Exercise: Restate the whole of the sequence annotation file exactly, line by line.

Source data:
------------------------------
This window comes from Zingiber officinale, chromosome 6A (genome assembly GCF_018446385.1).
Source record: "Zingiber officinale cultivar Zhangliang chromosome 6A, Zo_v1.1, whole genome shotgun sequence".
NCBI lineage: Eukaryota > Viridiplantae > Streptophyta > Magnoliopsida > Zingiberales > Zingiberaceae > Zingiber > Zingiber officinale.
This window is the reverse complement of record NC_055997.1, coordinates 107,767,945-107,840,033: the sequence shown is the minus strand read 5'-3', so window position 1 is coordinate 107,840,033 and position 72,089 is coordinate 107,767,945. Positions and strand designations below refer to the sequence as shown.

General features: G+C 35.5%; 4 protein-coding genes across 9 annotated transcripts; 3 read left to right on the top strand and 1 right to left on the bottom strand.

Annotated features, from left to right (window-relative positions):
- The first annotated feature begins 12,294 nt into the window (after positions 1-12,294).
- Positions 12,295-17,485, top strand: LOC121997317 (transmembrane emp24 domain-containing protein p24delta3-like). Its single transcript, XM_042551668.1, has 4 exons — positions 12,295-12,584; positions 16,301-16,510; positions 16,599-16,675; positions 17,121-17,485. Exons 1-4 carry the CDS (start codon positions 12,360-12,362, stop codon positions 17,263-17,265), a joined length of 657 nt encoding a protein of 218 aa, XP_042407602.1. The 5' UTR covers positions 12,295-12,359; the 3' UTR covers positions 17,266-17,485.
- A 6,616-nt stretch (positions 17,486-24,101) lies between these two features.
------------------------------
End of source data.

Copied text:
This window comes from Zingiber officinale, chromosome 6A (genome assembly GCF_018446385.1).
Source record: "Zingiber officinale cultivar Zhangliang chromosome 6A, Zo_v1.1, whole genome shotgun sequence".
NCBI lineage: Eukaryota > Viridiplantae > Streptophyta > Magnoliopsida > Zingiberales > Zingiberaceae > Zingiber > Zingiber officinale.
This window is the reverse complement of record NC_055997.1, coordinates 107,767,945-107,840,033: the sequence shown is the minus strand read 5'-3', so window position 1 is coordinate 107,840,033 and position 72,089 is coordinate 107,767,945. Positions and strand designations below refer to the sequence as shown.

General features: G+C 35.5%; 4 protein-coding genes across 9 annotated transcripts; 3 read left to right on the top strand and 1 right to left on the bottom strand.

Annotated features, from left to right (window-relative positions):
- The first annotated feature begins 12,294 nt into the window (after positions 1-12,294).
- Positions 12,295-17,485, top strand: LOC121997317 (transmembrane emp24 domain-containing protein p24delta3-like). Its single transcript, XM_042551668.1, has 4 exons — positions 12,295-12,584; positions 16,301-16,510; positions 16,599-16,675; positions 17,121-17,485. Exons 1-4 carry the CDS (start codon positions 12,360-12,362, stop codon positions 17,263-17,265), a joined length of 657 nt encoding a protein of 218 aa, XP_042407602.1. The 5' UTR covers positions 12,295-12,359; the 3' UTR covers positions 17,266-17,485.
- A 6,616-nt stretch (positions 17,486-24,101) lies between these two features.